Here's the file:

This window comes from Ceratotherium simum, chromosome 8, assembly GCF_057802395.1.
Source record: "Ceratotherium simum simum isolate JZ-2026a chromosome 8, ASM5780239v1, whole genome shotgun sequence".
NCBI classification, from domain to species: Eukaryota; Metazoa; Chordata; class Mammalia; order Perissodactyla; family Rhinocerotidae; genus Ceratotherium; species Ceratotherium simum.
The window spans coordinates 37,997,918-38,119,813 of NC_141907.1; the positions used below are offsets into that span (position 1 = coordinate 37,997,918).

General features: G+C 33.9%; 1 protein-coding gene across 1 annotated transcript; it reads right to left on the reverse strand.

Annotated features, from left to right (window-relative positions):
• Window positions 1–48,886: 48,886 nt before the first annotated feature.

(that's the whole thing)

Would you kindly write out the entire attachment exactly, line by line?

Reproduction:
This window comes from Ceratotherium simum, chromosome 8, assembly GCF_057802395.1.
Source record: "Ceratotherium simum simum isolate JZ-2026a chromosome 8, ASM5780239v1, whole genome shotgun sequence".
NCBI classification, from domain to species: Eukaryota; Metazoa; Chordata; class Mammalia; order Perissodactyla; family Rhinocerotidae; genus Ceratotherium; species Ceratotherium simum.
The window spans coordinates 37,997,918-38,119,813 of NC_141907.1; the positions used below are offsets into that span (position 1 = coordinate 37,997,918).

General features: G+C 33.9%; 1 protein-coding gene across 1 annotated transcript; it reads right to left on the reverse strand.

Annotated features, from left to right (window-relative positions):
• Window positions 1–48,886: 48,886 nt before the first annotated feature.